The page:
NFL: Bejeweled Cowboys WR Bryant sued for $850,000-plus
AP Pro Football Writer
DALLAS (AP) – Dez Bryant apparently began living the lifestyle of a well-heeled professional athlete long before he became a first-round draft pick of the Dallas Cowboys.
According to a pair of lawsuits, Bryant loaded up on gold and diamond jewelry plus tickets to watch the Cowboys and Mavericks in the playoffs, and LeBron James playing in Dallas. And he allegedly got it all on credit with the understanding he’d settle up once he signed his first pro contract.
Eight months after Bryant struck a deal that included $8.5 million guaranteed from the Cowboys, he’s been sued by people who say they are tired of waiting to get paid.
In the lawsuits, a man from the Dallas-Fort Worth area and a New York company are seeking $861,350, plus interest and attorneys fees. All the receipts are dated between June 2009 and June 2010.
Bryant’s attorney, state Sen. Royce West, declined comment on the specifics in the lawsuits, but noted they are “sheer allegations.”
“What we’re seeing is Dez Bryant being singled out,” West said. “There are lawsuits. They will be resolved.”
Bryant is a dazzling receiver and punt returner on the field. He also tends to be at the center of sensational stories, from getting stuck picking up the tab for a $54,896 dinner with teammates to a Dolphins executive being punished for asking in a pre-draft interview whether Bryant’s mother was a prostitute.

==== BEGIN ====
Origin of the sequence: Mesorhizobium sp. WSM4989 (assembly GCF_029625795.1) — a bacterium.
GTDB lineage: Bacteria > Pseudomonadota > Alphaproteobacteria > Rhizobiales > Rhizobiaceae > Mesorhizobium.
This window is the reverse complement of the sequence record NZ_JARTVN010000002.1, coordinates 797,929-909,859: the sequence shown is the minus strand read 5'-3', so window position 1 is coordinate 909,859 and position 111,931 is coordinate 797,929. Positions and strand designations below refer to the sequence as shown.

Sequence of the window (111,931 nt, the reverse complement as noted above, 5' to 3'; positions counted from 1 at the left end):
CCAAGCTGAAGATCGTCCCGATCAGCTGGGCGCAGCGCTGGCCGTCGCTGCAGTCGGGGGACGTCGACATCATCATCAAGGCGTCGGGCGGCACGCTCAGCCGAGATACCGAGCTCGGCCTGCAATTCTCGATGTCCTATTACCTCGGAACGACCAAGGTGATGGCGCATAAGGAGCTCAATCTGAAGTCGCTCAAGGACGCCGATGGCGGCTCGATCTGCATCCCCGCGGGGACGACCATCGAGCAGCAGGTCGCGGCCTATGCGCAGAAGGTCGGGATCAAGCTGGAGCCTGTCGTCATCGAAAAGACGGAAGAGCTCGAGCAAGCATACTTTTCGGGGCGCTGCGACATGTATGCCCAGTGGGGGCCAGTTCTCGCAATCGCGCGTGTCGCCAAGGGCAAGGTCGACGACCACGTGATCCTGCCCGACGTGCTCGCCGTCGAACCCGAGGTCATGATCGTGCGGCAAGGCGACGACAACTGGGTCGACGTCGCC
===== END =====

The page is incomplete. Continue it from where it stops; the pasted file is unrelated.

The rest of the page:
Last week, Bryant made headlines again for getting into a ruckus at an upscale Dallas mall. A shouting match with an off duty police officer, stemming from him and his friends wearing their pants too low, led to him being banned from the mall for a few days.
In the fallout from that, Deion Sanders said he and Bryant were no longer on speaking terms. Bryant was playing at Oklahoma State when Sanders tried befriending him; Bryant later lied to the NCAA about having had a meal with Sanders, which led to him being suspended for much of his final season in college.
The alleged shopping spree began before Bryant’s junior season at Oklahoma State.
In his lawsuit, Eleow Hunt of suburban Colleyville said he extended a line of credit to Bryant on the request of David Wells, the player’s adviser and a co-defendant in the case. The year before, Wells had allegedly done the same thing for his cousin, Michael Crabtree, then a standout receiver at Texas Tech who went on to become a first-round pick of the San Francisco 49ers.
In both deals, the tab was due once the player cashed in with an NFL team.
“Mr. Crabtree ended up doing exactly what he said he would do, so my client felt pretty comfortable about how this worked,” said Hunt’s attorney, Beth Ann Blackwood. “Both (Bryant and Wells) continually assured him up to about last July that he was going to get paid. Then Mr. Bryant dropped off the radar screen and Mr. Wells about a month later. Neither would respond to my client.”
Hunt is seeking repayment for $588,500 in watches, earrings, rings, necklaces, bracelets and other jewelry; $15,850 for NBA and NFL tickets; and $11,000 in loans. Wells has repaid $15,000 of the original loan amount, the suit says.
In the second lawsuit, the New York jeweler – A+A Diamonds, doing business as Rafaello and Co. – is seeking $246,000 for jewelry. The company’s attorney, Mike Bower, said “we are working with Mr. Bryant’s counsel to work out a resolution.”
Hunt’s lawsuit was filed in September. It was amended last week, before the mall incident.
“We didn’t approach the firestorm,” Blackwood said. “The firestorm approached us.”
Associated Press writers Jim Vertuno in Austin and Schuyler Dixon in Dallas contributed.